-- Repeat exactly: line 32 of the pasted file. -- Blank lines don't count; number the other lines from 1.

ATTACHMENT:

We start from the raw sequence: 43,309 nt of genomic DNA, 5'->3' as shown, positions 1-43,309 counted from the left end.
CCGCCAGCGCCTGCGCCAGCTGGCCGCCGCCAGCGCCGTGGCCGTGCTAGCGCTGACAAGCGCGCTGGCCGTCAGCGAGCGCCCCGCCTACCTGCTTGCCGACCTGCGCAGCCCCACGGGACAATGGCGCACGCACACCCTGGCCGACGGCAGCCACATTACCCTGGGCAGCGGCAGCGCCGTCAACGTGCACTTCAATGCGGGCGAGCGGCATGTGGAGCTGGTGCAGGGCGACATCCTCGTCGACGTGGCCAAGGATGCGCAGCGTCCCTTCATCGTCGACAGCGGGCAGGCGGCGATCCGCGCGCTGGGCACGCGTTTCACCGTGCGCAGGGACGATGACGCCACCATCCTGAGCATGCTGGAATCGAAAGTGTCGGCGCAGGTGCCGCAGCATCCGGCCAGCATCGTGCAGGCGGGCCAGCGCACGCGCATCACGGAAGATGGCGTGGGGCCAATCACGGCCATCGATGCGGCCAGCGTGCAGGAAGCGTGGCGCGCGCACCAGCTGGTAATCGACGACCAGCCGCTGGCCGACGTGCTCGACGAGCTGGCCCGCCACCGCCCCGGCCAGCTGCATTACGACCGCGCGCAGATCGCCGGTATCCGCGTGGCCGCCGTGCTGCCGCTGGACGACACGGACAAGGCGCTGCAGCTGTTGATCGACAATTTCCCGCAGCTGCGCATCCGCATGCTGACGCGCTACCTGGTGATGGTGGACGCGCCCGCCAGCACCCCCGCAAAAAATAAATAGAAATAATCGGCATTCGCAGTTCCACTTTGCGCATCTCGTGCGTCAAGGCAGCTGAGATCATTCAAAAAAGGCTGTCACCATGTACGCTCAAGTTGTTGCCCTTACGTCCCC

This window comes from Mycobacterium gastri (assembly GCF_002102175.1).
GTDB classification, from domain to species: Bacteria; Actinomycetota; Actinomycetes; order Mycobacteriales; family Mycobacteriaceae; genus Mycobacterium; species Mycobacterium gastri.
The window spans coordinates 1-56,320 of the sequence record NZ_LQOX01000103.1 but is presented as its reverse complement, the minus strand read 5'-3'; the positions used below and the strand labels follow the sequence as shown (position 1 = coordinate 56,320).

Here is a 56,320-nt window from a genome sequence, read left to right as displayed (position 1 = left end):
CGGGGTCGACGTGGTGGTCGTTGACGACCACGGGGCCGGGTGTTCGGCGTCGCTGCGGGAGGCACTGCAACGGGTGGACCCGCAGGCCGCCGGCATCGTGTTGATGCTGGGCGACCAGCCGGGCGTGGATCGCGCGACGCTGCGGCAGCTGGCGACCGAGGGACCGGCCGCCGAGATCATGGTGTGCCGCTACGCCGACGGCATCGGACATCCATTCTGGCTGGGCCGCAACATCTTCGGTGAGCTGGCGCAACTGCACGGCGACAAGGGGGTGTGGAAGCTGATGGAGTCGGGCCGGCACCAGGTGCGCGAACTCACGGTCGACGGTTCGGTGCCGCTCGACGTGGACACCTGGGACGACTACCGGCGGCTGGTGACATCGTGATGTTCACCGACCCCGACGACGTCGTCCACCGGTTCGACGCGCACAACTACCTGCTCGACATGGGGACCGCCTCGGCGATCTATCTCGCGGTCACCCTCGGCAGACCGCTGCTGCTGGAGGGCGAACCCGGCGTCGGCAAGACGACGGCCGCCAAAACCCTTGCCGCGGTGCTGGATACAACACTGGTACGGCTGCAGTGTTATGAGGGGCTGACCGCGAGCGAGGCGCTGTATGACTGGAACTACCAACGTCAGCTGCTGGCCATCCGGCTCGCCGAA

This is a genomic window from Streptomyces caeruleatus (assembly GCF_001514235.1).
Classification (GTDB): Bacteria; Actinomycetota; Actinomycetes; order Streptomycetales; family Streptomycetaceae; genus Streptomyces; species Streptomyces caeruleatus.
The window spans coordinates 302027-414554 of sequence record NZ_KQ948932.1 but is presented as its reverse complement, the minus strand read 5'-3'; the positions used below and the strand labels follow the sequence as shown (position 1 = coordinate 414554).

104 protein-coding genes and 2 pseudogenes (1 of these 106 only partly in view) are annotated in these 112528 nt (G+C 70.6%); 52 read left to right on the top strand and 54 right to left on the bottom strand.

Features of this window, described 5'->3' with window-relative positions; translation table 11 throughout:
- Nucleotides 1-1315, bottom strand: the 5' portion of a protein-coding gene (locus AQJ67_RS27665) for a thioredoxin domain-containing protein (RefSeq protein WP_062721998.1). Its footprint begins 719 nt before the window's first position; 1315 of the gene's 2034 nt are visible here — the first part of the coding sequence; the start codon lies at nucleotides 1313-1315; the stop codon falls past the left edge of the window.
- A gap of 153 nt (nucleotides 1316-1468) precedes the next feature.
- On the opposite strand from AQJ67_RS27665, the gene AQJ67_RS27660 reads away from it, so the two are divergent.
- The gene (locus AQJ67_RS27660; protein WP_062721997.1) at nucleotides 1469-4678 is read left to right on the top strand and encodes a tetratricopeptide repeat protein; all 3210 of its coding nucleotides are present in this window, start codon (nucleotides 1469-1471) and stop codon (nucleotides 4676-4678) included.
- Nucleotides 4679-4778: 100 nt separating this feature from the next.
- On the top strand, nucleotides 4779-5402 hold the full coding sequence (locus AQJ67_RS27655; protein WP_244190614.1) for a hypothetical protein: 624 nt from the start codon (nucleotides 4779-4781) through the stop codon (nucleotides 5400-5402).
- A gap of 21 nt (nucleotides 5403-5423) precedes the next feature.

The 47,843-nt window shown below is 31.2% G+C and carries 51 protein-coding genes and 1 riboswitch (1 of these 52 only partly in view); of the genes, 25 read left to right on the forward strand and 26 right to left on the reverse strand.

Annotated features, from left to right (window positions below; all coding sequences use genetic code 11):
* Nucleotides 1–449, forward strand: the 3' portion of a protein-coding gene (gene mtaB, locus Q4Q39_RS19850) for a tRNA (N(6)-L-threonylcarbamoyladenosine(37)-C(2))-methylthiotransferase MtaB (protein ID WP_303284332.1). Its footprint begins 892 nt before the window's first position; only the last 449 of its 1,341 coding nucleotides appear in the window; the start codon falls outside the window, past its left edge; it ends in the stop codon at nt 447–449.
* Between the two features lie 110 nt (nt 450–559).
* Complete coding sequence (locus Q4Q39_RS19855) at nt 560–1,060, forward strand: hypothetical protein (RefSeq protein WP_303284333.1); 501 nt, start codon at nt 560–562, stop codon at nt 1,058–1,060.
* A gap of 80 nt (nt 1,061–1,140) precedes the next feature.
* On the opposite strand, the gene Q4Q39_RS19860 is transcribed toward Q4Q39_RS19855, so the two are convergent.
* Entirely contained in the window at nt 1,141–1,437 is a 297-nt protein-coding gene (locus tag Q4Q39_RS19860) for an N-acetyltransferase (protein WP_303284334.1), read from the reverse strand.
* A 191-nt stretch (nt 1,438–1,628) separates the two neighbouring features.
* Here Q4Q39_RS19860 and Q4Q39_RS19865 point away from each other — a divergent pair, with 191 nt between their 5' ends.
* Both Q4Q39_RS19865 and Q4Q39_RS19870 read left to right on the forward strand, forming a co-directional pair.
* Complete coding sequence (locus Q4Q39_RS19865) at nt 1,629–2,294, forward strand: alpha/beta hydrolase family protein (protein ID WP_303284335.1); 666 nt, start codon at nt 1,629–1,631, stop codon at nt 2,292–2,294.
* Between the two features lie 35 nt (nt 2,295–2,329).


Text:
* Between the two features lie 35 nt (nt 2,295–2,329).